Associate editor Lael Caesar recently interviewed Andrea Luxton, president, and Christon Arthur, provost, of Andrews University. They spoke about the challenges of leading a university at this stage of the twenty-first century.
AL: We had a traditional Adventist university setting in which it’s residential, in which you have wonderful spiritual experiences and these meaningful, engaging conversations in the classroom. Then all of a sudden, no more.
Our faculty reached out to change the way they did things, to still have that spiritual and personal connection with their students while delivering a great education.
CA: We’ve said to our students, “Don’t forget that Andrews University is your home. Our arms are open wide to welcome you home.” Some of our students are saying, “We can’t quite come back.” But we insist that we still want them to be part of this community. Those who are able to come back for face-to-face interaction and learning, you are home physically. Those who can’t, you might be home remotely, but you’re still home. Our table is wide enough to say, “You’re still at home.”
AL: One of the reasons I came to Andrews was because I knew how international it was. That’s what I love about the church. Because we are so international, we have multiple richness and diversities that we bring together.
We have a team that comes to the table with different perspectives, ideas, and understandings, and helps us respond in an environment in which we are in Berrien Springs and all over the world.It has been hugely beneficial for us to have that community and culture.
AL: Our playbook for the semester is about 60 pages long. It’s available in a way that people can actually click and get the answers they want.
All summer we’ve been putting out lots of messages and information. It’s not just plan A and plan B. It’s plan A, B, C, D, E, F, G. Our plan A is to open as usual on campus. Well, “as usual” is probably the wrong word. We will open the campus with a lot of mitigation, recognizing that some people will still both work and study remotely. That’s our plan A.
CA: It’s hard to describe a plan in one word, but if we could use one word, it would be “flexible.” A synonym might be “adaptable,” because the environment will change. Our strategies are not going to change the core beliefs about spirituality, the reason for our existence, or mission. But it will change and adapt the strategies to fit the changing environment. Our core mission will remain strong, fixed.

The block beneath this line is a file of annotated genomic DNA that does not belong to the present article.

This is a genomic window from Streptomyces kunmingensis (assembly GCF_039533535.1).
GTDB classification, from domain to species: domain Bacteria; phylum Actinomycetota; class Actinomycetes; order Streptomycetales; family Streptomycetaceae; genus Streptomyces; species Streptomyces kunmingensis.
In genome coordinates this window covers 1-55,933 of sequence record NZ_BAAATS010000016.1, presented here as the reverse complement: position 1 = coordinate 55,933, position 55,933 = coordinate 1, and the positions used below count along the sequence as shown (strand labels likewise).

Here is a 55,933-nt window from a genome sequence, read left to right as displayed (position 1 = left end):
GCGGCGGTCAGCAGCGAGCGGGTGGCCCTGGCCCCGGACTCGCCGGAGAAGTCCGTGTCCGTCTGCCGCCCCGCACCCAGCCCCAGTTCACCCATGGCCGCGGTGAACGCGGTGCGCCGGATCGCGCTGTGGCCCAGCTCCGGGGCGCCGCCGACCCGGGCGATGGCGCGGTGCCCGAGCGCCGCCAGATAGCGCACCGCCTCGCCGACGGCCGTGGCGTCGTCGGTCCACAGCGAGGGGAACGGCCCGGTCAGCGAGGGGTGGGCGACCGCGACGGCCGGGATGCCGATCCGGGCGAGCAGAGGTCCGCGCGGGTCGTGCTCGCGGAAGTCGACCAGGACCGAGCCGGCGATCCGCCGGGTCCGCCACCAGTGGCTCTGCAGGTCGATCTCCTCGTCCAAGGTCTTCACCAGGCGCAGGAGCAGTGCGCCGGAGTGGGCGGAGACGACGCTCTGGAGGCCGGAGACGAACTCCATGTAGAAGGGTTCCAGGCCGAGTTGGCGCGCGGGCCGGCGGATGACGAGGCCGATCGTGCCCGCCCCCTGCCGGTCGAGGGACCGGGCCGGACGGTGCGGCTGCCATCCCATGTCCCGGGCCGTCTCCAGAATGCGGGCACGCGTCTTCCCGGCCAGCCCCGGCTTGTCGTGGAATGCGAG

AL: Finances has to be one of them. When the pandemic hit higher education, it just gutted everyone’s budgets. It’s going to mean losses, losses for people. That’s always very difficult. When you have people who have done a brilliant job of working for you, you have to furlough them. Or say there’s no longer a job; that has been the hardest administrative issue that we’ve had to deal with.
AL: The students: we’re seeing a good level of retention and commitment to Andrews. But it comes down to asking, Do people feel safe to be away from their homes? Will it ever be back to where it was? Maybe not. What about the fact that we have so many international students? What is the confidence of international students coming to Andrews, or to the United States in general?
AL: We have some great people leading out in distance education. Their capacity to be creative and help our faculty find new means of reaching out has been great.
CA: Andrews is well known for its strong, liberal arts education. How can we take that legacy to where it needs to go next? We have to keep asking, What’s next? To stand still is to move backward.
AL: We’re talking about Andrews University as being a place for world changers in a changing world. We have a great seminary; we have the widest range of graduate programs in North America for Adventist schools. That means we are preparing people who are going to be professionals in our church and in society, to prepare them to work in an environment that has changed and is changing. That’s a huge opportunity.